'They are part of a growing international movement, perhaps a new kind of Cadbury and Quaker capitalism with a social conscience'
Prem Sikka is an Emeritus Professor of Accounting at the University of Essex and the University of Sheffield, a Labour member of the House of Lords, and Contributing Editor at Left Foot Forward.
This week, I hosted a seminar in the Houses of Parliament by Patriotic Millionaires. They are part of a growing international movement, perhaps a new kind of Cadbury and Quaker capitalism with a social conscience. The group includes some of the wealthiest individuals, mostly self-made millionaires, in the UK who want to see radical changes in politics, economics and social policies.
The group wants to build a just, stable, and inclusive economy and bring an end to extreme levels of wealth inequality. Campaigners frequently call for an end to extreme poverty by ensuring that no one falls below a certain level of income, the group calls for a level beyond which wealth accumulation should not be permitted. Extreme wealth concentration is bad for society as it leads to concentration of power, inequalities and social exclusion. The voice of the poor is silenced, leading to distrust in democracy and increases possibilities of social instability and ultimately a violent backlash.
Inequalities are the cause of many of our social problems. They deprive people of good food, education, housing, healthcare and pensions. Poverty excludes people from consumption and cannot form the basis of a sustainable economy. Poor housing and food lead to health problems. Bad housing is linked with energy and climate crisis. Low wages and regressive taxes rob people of resources for pensions leading to retirement insecurity. Indeed, climate, food and cost-of-living crises cannot be tackled without reducing inequalities.
The evidence of widespread inequality in the UK is all too visible. The wealthiest 10% of households have 43% of all wealth; in comparison the bottom 50% has only 9%. 42% of the household disposable income goes to the top 20% of the population and the lowest 20% have only 7%. Some 22 million adults (over 40% of adults) survive on annual income of less than £12,570.
The outcomes are devastating. More than 2 million households were already going without ‘heating or eating’. With high inflation and a deepening cost-of-living crisis, more families are trapped in deprivation. Some 7 million families are going without food, heating, and toiletries and showering. In one of the richest countries, millions reply upon food banks.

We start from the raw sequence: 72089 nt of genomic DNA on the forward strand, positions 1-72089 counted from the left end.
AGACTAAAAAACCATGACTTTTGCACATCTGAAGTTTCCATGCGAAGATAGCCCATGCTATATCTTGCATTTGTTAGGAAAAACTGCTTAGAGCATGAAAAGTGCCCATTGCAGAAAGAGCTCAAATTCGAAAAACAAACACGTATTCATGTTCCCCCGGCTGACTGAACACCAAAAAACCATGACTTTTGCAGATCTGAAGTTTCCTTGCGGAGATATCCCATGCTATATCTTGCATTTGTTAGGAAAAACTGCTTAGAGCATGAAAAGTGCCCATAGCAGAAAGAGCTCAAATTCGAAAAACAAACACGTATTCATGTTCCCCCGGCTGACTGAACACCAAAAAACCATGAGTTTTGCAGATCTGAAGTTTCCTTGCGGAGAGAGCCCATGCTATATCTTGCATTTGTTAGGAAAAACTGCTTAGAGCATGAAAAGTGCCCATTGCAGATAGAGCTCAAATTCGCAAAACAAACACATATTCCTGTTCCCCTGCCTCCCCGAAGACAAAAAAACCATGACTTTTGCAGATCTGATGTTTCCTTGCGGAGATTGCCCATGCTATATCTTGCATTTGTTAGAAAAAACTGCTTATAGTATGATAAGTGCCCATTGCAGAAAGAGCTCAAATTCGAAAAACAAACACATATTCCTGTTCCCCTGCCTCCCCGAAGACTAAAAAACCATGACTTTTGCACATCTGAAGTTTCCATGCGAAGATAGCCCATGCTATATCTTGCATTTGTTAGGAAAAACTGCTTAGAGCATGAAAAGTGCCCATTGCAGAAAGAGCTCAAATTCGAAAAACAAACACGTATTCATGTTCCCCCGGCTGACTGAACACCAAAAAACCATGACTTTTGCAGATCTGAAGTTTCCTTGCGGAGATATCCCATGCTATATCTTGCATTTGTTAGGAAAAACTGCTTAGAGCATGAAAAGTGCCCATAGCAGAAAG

Whilst low and middle income households toil, wealth begets more wealth. The wealthy have been the main beneficiaries of the £895bn of quantitative easing which has inflated asset and security prices to make the rich even richer. The wealthy use their power to fund political parties and legislators to secure favours and subvert democratic choices. Governments oblige by passing anti-trade union laws, impoverishing workers and taxing earned incomes at a higher rate than unearned income.
Earned income is taxed at marginal rates of 20%-45% whilst unearned income in the form of capital gains is taxed at rates in the range of 10%-28%. Workers pay national insurance at the rate of 13.25% on annual incomes above £12,570, but recipients of capital gains do not make any national insurance contributions.
The result is that the poorest 10% pay around 47.6% of their gross income in direct and indirect taxes whilst the richest 10% pay 33.5% of their gross income in direct and indirect taxes. Interest rate rises hit the average family but make little or no difference to the life style of the wealthy. Paradoxically, such economic policies increase bank profits and benefit the rich who hold financial assets, speculate in the securities and foreign exchange markets.
For far too long, governments have served wealthy elites rather than democracy or the people. The madcap policies have created a record 177 UK billionaires. The richest 250 people are worth £710.723bn, compared to £658.089 billion the year before, an 8% rise on last year. The richest are also the main beneficiaries of the government’s spend on Covid as they snapped-up the lucrative personal protection equipment (PPE), test-and-trace, consultancy and other contracts, whilst workers are being forced to accept real wage cuts.
Patriotic millionaires state that it is scandalous that governments “allow extreme wealth to sit in the hands of so few people”. They have openly urged the government to tax them more because they can afford to pay more in the form of wealth and other taxes. They urge that capital should be taxed more heavily than work. The resulting revenues, should be used to “reduce inequality, support stronger social care and the NHS, and to ensure that we’re building a more just and green society”.
Patriotic millionaires oppose excessive executive pay and want to link executive pay to workers’ wages. Inequalities are considered to be a form of social pollution and the offending organisations should be subjected to higher rates of corporation tax. This is very much in line with an inequality tax that I have advocated.
None of this can be achieved without a radical reform of the voting system and political institutions and Patriotic Millionaires are pushing for that too.
The Tory opposition to progressive taxation and social reforms is now fatally undermined by calls from Patriotic Millionaires. Of course, the millionaires in government are turning a deaf ear, but socialist voices now have new allies. Labour’s leadership needs to take note of the change in social mood too.
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